Despite disagreeing with what you wrote, I agree with what (I think) you mean: I think people play paladins and clerics too 1-dimensionally. I think it's fine for healing to have a negotiable price. Clerics may charge less to heal people who share their faith, alignment, or goals. They may refuse to heal people who actively work against them, or only do it for a high price. I would support bringing a character's CHA modifier into play for non-trivial negotiations.

Ultimately, though, unless it advances the story, I think healing is just an automatic transaction, like buying a longsword from a blacksmith.


Matthew Downie wrote:
Yqatuba wrote:
Well I do think even good churches would charge for things that require a component (such as restoration and the resurrection type spells), as the component has to be paid for somehow. It would probably be non-profit though.

Do good-aligned doctors in our world work for free? Generally speaking, no. They'd starve to death.

Yes, but real life doctors can't just use magic to summon food for themselves


Given that good churches would probably use the money to do good things, it's perfectly reasonable for them to demand money from those who can pay - that way, the church has more resources to do good.

They'd probably also offer charity for those who need it, but adventurers generally don't fall in that category, unless they're just starting out. In which case they might end up getting recruited to help someone else in lieu of payment.


Churches also get donations and tithes from the those of the faith. And some of those followers are well to do (adventures, craftsmen, nobles, etc.) Those funds support the churches various projects including feeding and caring for the less fortunate among them, particularly the 'good' faiths. Charging the wealthier among them for casting is also a way to increase those funds and redistribute the wealth among the churches followers. How much they charge will depend a great deal on the doctrine of the church (and how strictly the individual clergy and lay folk follow them).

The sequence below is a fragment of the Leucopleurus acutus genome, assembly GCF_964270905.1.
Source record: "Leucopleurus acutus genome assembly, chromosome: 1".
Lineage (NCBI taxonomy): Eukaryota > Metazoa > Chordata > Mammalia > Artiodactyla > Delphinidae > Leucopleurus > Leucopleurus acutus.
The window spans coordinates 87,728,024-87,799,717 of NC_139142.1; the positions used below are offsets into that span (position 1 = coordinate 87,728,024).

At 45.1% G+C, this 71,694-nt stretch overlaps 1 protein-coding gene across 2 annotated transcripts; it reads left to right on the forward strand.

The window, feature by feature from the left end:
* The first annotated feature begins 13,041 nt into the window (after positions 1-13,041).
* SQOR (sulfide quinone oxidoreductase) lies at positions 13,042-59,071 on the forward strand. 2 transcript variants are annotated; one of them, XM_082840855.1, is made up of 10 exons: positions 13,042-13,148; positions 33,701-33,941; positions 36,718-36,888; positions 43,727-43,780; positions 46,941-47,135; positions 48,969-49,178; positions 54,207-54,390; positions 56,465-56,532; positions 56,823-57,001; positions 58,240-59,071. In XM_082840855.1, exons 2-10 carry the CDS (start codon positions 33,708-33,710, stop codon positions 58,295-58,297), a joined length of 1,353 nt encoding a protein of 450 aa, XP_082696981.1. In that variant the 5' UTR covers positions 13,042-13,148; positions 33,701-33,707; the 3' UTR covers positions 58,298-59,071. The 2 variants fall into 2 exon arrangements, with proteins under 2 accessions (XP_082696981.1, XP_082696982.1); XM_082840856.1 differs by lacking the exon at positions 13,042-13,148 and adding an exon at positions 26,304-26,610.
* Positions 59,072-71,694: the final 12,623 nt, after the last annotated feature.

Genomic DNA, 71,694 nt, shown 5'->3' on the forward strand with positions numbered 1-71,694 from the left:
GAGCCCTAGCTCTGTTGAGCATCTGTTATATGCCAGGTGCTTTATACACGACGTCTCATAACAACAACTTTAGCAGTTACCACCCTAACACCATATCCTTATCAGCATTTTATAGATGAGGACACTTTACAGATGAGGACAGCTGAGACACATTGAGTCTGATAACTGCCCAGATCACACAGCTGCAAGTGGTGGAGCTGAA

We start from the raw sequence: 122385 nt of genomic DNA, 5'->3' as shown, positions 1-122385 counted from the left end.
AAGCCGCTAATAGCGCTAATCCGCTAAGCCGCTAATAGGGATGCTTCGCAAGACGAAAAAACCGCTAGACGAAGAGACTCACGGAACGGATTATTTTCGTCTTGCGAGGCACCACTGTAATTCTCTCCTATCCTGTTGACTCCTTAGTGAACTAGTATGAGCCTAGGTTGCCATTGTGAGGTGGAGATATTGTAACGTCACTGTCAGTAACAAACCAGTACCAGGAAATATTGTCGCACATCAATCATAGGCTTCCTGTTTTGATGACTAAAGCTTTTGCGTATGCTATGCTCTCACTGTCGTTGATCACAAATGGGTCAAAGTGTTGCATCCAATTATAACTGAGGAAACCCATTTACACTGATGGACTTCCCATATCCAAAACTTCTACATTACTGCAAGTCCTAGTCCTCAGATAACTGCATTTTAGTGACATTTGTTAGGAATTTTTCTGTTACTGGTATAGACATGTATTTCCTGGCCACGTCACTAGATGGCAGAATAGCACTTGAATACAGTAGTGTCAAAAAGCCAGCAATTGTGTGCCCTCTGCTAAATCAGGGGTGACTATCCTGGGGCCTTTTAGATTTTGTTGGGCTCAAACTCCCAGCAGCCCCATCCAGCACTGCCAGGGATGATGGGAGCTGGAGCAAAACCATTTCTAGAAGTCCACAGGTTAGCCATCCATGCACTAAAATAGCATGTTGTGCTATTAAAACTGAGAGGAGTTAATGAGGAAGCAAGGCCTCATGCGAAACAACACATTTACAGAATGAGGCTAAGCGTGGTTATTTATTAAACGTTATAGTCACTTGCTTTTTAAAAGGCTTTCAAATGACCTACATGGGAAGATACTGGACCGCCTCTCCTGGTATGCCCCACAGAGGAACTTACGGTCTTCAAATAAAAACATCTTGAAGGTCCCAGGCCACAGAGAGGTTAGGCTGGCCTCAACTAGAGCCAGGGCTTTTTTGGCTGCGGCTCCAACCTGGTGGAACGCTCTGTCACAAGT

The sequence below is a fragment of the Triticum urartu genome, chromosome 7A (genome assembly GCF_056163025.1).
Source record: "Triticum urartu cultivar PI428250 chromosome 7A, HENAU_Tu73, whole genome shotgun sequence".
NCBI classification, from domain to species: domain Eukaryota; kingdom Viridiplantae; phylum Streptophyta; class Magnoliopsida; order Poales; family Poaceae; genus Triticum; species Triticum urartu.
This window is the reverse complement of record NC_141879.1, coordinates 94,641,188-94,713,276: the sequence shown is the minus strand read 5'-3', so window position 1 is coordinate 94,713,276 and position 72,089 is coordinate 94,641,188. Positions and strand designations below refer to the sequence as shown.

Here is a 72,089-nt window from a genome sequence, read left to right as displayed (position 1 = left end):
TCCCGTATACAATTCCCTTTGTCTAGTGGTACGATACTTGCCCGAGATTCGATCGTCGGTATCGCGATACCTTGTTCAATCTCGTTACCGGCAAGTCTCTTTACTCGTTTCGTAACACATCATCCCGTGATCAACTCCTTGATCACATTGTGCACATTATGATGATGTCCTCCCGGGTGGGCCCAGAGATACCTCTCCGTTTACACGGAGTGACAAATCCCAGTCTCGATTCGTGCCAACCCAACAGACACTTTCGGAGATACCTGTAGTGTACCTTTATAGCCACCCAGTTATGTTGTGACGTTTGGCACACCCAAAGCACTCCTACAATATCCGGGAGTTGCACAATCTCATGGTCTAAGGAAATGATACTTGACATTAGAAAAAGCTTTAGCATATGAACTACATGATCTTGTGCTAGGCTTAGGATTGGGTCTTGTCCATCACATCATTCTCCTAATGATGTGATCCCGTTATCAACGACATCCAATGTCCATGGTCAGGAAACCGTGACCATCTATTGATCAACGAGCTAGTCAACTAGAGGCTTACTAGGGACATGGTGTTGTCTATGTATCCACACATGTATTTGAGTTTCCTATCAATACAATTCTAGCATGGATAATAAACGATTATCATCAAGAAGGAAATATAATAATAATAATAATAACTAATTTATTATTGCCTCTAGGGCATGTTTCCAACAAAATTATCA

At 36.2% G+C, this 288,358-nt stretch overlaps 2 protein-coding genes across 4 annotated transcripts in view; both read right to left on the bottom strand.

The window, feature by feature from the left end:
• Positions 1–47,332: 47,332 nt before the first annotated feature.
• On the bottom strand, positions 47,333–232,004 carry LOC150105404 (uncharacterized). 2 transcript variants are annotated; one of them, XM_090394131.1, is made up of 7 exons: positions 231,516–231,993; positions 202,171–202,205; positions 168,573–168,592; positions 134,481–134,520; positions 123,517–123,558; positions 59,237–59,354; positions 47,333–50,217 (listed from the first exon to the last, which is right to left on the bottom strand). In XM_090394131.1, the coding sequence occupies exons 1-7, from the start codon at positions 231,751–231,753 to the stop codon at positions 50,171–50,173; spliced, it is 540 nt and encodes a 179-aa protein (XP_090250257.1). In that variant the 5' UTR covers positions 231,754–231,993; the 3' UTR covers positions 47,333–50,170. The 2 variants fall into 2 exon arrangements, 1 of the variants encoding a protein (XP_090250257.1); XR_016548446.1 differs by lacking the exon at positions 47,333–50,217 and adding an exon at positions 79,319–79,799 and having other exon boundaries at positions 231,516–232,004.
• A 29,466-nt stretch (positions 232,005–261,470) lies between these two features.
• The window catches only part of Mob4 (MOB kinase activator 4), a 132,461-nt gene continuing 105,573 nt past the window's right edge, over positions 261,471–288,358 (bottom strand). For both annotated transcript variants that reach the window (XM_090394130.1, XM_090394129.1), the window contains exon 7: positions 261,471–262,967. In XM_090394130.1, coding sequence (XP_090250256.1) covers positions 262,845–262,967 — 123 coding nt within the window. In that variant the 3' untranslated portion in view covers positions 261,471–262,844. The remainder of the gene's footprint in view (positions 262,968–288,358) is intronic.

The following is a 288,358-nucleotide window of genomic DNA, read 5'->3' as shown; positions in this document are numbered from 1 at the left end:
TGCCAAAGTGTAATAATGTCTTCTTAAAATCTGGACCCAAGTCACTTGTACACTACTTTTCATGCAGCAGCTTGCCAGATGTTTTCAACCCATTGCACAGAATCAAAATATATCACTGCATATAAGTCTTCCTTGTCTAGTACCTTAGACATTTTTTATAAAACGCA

Watery Soup wrote:
Claxon wrote:
I would argue that most doctors (like most people) are neutral and not actually good.

I would argue that an average doctor has different characteristics than an average person, much like how the average adventurer is different from an average peasant.

Despite disagreeing with what you wrote, I agree with what (I think) you mean: I think people play paladins and clerics too 1-dimensionally. I think it's fine for healing to have a negotiable price. Clerics may charge less to heal people who share their faith, alignment, or goals. They may refuse to heal people who actively work against them, or only do it for a high price. I would support bringing a character's CHA modifier into play for non-trivial negotiations.

Ultimately, though, unless it advances the story, I think healing is just an automatic transaction, like buying a longsword from a blacksmith.